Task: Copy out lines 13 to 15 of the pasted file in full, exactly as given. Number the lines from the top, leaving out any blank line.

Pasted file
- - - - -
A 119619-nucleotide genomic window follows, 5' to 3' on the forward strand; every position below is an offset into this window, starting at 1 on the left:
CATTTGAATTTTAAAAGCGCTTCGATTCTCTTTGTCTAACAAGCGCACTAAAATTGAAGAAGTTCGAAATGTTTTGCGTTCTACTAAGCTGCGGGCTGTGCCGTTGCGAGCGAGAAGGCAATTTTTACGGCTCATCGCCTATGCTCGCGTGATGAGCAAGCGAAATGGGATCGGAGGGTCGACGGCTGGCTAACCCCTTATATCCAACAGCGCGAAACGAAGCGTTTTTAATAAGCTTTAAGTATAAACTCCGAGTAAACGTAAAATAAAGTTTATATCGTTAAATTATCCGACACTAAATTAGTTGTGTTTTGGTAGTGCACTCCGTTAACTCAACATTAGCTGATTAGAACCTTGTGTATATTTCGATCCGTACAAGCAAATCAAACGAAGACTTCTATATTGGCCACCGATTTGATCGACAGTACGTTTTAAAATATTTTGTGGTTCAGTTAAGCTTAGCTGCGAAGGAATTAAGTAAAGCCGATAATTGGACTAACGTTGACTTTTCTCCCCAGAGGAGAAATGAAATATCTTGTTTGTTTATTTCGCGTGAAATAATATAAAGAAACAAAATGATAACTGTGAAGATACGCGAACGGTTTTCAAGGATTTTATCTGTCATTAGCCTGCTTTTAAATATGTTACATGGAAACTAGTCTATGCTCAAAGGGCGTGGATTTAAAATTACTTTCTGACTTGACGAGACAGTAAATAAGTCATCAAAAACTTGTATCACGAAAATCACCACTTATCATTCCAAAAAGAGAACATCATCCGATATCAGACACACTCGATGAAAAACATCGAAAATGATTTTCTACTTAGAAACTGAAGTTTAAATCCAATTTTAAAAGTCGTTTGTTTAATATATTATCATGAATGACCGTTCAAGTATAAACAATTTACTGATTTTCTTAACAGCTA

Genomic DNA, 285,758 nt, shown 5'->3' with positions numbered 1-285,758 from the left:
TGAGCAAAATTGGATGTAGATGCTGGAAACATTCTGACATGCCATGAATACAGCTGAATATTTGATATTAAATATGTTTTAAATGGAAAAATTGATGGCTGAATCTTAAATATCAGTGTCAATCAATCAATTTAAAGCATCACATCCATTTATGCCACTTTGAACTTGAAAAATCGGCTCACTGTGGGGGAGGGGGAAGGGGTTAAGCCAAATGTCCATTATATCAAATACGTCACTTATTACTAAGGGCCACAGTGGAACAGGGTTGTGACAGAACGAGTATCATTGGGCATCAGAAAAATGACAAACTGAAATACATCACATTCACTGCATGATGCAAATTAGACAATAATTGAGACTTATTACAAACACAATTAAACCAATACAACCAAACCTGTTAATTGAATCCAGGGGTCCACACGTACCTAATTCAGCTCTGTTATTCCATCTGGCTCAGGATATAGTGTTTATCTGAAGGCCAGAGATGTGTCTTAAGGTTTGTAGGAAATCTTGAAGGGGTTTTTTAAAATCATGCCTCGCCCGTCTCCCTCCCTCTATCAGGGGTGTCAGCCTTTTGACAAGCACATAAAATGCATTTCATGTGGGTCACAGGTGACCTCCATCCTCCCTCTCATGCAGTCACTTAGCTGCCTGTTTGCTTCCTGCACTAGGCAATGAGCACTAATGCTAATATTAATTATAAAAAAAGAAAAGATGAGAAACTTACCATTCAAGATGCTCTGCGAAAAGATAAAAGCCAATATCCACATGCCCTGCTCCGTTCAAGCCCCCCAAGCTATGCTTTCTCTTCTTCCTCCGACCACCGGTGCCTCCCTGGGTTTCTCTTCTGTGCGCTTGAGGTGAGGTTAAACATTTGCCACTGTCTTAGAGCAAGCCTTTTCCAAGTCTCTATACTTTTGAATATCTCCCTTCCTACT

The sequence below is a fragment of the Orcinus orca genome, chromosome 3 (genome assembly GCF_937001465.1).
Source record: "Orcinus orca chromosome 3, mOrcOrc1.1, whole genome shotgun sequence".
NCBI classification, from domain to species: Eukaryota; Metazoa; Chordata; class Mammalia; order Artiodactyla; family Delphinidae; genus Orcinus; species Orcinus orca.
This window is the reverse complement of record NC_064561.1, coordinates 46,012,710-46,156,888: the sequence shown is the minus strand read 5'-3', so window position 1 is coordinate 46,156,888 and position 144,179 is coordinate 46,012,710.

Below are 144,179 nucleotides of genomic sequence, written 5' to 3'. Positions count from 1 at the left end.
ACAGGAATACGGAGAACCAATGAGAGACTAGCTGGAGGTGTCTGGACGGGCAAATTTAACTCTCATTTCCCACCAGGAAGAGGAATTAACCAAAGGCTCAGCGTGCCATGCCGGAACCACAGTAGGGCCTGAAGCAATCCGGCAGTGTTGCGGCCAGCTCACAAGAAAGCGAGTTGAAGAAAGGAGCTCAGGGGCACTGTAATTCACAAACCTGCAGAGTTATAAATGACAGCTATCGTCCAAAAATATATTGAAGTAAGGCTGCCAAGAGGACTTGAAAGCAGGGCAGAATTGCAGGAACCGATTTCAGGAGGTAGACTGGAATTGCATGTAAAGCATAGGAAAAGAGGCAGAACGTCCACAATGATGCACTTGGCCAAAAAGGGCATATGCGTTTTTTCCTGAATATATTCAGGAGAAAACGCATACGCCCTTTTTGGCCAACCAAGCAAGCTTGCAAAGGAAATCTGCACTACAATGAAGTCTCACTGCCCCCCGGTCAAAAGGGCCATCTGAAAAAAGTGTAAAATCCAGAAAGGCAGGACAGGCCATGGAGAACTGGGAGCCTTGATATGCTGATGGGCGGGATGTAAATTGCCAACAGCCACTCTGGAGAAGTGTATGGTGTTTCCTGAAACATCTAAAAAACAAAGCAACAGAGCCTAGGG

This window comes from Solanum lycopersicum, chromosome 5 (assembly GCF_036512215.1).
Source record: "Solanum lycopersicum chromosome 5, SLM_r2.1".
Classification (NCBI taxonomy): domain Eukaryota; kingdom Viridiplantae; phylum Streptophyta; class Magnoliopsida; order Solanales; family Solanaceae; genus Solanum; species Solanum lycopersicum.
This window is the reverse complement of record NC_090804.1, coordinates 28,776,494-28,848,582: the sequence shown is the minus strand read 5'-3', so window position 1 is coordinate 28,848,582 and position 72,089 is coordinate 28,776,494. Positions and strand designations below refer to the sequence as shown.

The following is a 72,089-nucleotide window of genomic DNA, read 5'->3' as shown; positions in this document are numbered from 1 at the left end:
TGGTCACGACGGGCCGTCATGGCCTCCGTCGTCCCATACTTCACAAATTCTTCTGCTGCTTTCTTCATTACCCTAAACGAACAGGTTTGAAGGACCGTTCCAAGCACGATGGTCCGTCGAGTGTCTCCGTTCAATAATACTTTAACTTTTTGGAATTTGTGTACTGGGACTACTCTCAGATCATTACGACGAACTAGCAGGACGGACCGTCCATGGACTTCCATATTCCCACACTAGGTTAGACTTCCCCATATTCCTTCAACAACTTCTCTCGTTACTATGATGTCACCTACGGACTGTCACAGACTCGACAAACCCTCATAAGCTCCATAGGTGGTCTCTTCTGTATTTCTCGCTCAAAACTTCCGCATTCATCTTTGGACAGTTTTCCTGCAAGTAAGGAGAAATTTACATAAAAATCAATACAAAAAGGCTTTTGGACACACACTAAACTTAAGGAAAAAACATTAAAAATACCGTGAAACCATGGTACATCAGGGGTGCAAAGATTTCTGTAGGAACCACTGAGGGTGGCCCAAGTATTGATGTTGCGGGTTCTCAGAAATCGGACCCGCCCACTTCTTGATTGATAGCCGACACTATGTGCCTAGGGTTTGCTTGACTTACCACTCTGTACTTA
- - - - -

Classification (NCBI taxonomy): domain Eukaryota; kingdom Viridiplantae; phylum Streptophyta; class Magnoliopsida; order Solanales; family Solanaceae; genus Solanum; species Solanum lycopersicum.
This window is the reverse complement of record NC_090804.1, coordinates 28,776,494-28,848,582: the sequence shown is the minus strand read 5'-3', so window position 1 is coordinate 28,848,582 and position 72,089 is coordinate 28,776,494. Positions and strand designations below refer to the sequence as shown.

The following is a 72,089-nucleotide window of genomic DNA, read 5'->3' as shown; positions in this document are numbered from 1 at the left end: